New study reveals how "reverse transfer" students fare at community colleges

The latest issue of The Review of Higher Education includes a notable paper from City University of New York (CUNY) researcher Vivian Yuen Ting Liu. Dr. Liu analyzed eight years of data about students who transferred to two-year colleges. The results could have an important impact on administrators and policy makers' decision making. We sat down with Dr. Liu to hear more about her study, "The Road Less Traveled: Degree Completion and Labor Market Impact of Reverse Transfer on Non-High-Achieving Students". 



Can you tell us a bit about your academic background, how you came to focus on higher education outcomes?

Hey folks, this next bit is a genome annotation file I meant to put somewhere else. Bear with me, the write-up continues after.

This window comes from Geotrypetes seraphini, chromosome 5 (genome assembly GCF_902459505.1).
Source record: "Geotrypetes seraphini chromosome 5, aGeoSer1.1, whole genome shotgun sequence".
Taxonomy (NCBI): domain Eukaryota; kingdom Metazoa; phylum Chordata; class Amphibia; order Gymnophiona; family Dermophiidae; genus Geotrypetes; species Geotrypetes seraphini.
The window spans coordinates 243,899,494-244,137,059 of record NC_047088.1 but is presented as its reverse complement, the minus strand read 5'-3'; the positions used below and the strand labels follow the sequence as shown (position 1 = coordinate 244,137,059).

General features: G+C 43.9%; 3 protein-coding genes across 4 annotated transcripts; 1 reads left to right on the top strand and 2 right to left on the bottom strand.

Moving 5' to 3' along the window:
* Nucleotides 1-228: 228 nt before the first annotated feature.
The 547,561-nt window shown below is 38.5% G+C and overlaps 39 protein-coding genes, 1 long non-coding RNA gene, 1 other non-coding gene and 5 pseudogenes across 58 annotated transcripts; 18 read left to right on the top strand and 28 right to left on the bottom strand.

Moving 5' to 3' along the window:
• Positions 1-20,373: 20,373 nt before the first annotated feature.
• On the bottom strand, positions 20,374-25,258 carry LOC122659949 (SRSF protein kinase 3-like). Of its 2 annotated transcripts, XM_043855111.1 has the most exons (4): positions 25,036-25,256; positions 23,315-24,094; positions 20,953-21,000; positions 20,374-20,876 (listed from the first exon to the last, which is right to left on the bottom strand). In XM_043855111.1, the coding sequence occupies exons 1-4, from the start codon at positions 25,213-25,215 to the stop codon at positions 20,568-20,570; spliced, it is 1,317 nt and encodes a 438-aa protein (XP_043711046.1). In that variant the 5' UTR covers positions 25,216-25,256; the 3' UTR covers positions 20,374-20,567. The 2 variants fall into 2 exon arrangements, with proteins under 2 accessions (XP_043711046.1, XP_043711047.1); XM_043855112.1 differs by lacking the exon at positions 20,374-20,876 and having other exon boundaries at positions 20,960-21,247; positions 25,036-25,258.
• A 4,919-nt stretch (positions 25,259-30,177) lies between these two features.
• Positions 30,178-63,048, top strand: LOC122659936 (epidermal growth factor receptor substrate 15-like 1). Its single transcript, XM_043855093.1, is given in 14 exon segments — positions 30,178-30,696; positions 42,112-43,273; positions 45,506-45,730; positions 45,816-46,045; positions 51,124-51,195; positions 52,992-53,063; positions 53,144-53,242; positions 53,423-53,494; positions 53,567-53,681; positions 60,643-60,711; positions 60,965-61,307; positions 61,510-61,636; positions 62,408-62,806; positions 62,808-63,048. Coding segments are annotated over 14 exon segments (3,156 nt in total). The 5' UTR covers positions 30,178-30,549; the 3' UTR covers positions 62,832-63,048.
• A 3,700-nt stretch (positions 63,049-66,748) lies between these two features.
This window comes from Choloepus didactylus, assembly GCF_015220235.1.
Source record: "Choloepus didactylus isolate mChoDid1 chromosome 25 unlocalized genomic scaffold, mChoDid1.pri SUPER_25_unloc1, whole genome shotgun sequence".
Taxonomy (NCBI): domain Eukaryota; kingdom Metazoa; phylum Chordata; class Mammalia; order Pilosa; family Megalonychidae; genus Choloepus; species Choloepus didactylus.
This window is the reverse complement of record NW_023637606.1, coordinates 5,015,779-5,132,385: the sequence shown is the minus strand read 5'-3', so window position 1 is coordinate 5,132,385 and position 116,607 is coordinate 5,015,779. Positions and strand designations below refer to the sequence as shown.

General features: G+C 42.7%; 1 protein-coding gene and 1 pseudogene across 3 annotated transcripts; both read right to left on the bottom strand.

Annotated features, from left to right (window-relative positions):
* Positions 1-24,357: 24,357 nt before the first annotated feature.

I became deeply interested in higher education outcomes through a mixture of opportunity and personal interest. Two of my Ph.D. mentors at Columbia University (Thomas Bailey and Judith Scott-Clayton) are both well-known scholars in the field of higher education. Naturally, I have had more exposure in their area of research. At the time, I was also involved with research at the Center for Analysis of Postsecondary Education and Employment, with a special focus on students enrolling in for-profit colleges. I came to understand that many for-profit colleges heavily target recruitment among community college students or students who are under-resourced. And yet for-profit students tend to have worse outcome academically and in the labor market relative to students in public or private non-profit colleges. It is then that I realized the many benefits of postsecondary education are not equally distributed. Students who are low-income and minority are often underrepresented in higher education and even if enrolled, they faced more obstacles financially, academically, socially, and emotionally than their peers in their college career. As such, I was interested in identifying and finding potential solutions to the inequitable and often unnoticed challenges faced predominantly by underrepresented students in higher education.